But Brendan Morrison tied it for the Ducks at 8:11, also on the power play, then put Anaheim ahead when he beat Marty Turco with 3:21 left in regulation. The Stars pulled Turco with about 80 seconds left and were rewarded when Ribeiro beat Jean-Sebastien Giguere with a wrist shot to send the game into OT.

"Great to see us come back and send it to overtime, and Modano had a great shot at the end but we were sloppy and messy, lots of turkey involved," Stars coach Dave Tippett said. "We'll take the points, though. We were very efficient at the start at the third, but we can’t keep turning pucks over and chasing the game. We were on our heels at times, and those are things we need to clean up."

Anaheim has lost six of its last seven away from the Honda Center and blown third-period leads in two of this week's three losses.

"You get down when you don't work hard and aren't in the game," Carlyle said. "We played closer to the style we need to have success on the road."

Blues 3, Sharks 2 (SO) | Video

The injury-plagued Blues are getting good production from some of their fill-ins. One of those players, Brad Winchester, scored in regulation and got the winner in the shootout against the NHL's top team.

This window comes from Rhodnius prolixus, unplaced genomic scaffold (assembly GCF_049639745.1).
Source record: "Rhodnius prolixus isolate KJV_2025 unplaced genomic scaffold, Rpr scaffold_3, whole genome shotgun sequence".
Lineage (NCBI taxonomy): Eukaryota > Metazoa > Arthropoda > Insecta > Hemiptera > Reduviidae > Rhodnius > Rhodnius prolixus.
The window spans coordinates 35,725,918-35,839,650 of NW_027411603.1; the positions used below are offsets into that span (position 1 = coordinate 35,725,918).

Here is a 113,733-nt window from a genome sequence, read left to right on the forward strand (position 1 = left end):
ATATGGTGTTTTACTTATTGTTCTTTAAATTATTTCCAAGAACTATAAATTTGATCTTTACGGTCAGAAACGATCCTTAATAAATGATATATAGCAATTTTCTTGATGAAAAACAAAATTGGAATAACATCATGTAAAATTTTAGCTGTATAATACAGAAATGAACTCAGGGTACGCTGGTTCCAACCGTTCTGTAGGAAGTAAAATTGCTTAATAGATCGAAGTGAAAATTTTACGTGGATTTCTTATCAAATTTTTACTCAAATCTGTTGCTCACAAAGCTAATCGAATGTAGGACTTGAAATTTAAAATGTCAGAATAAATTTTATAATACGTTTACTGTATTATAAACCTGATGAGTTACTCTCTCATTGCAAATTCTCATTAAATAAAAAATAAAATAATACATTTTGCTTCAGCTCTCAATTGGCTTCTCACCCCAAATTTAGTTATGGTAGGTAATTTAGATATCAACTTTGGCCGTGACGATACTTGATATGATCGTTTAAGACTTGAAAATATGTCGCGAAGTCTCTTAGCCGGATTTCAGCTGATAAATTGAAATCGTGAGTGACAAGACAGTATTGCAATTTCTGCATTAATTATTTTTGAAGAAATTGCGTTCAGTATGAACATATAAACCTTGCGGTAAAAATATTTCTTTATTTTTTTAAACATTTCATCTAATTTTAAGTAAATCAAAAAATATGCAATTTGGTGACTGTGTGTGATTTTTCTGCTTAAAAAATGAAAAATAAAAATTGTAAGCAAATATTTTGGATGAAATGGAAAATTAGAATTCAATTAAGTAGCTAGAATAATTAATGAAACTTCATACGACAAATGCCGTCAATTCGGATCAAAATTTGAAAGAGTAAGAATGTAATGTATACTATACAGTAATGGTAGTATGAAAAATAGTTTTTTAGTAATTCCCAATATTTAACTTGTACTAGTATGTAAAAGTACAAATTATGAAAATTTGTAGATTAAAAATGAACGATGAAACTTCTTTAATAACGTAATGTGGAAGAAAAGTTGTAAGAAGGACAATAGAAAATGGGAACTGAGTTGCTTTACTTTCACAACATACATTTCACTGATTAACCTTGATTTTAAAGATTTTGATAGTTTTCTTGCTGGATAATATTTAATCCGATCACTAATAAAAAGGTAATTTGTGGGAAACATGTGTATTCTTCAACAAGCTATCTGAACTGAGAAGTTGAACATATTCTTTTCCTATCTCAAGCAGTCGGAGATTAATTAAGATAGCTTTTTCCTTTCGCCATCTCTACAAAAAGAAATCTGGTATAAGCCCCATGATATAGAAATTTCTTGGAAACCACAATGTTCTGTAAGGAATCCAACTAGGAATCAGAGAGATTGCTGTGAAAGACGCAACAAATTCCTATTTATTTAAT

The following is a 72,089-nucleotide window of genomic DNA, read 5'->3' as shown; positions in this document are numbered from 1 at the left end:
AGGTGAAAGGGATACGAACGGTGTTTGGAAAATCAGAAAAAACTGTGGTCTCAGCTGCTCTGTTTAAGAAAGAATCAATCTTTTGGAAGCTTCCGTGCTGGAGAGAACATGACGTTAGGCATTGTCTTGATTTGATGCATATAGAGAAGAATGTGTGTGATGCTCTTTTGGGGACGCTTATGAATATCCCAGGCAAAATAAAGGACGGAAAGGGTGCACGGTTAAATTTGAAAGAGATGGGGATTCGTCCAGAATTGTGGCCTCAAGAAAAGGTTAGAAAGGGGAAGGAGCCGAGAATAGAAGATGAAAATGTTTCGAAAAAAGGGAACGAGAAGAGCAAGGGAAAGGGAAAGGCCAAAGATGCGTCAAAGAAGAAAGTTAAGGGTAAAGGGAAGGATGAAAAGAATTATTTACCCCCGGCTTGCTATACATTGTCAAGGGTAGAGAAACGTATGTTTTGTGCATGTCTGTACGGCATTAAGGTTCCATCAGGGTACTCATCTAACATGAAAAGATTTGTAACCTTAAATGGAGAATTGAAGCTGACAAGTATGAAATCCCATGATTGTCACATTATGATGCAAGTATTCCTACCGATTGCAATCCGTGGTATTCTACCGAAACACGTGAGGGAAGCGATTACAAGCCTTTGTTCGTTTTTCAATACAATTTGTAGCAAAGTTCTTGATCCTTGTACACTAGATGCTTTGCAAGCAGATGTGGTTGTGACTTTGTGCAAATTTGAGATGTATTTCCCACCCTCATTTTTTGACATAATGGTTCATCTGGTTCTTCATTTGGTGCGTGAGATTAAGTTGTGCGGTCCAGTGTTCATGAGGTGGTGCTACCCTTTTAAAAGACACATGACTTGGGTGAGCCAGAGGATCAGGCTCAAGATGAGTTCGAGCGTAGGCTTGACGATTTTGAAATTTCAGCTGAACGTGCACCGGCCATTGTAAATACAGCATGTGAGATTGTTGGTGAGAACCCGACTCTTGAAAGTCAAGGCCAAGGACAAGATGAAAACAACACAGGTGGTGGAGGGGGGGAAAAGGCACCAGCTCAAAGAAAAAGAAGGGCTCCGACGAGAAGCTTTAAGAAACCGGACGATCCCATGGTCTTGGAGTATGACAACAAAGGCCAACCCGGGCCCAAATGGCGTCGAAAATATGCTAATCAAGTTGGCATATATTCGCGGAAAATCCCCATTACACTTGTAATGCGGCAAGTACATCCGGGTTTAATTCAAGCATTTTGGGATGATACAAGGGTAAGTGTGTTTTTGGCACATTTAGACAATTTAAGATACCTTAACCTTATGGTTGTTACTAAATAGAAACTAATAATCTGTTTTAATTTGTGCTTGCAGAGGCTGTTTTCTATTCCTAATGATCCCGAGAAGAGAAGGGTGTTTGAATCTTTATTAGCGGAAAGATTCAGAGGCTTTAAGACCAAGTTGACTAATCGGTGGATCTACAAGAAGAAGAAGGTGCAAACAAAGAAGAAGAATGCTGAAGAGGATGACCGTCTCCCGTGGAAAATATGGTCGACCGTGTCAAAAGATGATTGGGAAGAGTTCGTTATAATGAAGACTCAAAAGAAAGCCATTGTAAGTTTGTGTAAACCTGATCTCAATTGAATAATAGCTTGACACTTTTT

"They're a top team in the league, certainly," said Winchester, who zipped a wrist shot past Evgeni Nabokov to win the shootout. "We just played hard and played smart. We pressured at the right times and it paid dividends in the end."

The Blues learned earlier in the day that Paul Kariya, out since early November, would need hip surgery. They are also without regulars Andy McDonald, Eric Brewer and Eric Johnson, but coach Andy Murray said his odds-and-ends roster hasn't worried about the injuries.

"I don't know if Brad Winchester's concerned whether Paul Kariya is in the lineup or not," Murray said. "I don't think it's really been a theme around the room. I haven't heard the guys asking, 'When's Paul coming back?'"
"Way too many passengers. Still celebrating Christmas. Whatever.  We weren't prepared to play, and, to be quite honest with you, you could almost see it coming." -- Sharks head coach Todd McLellan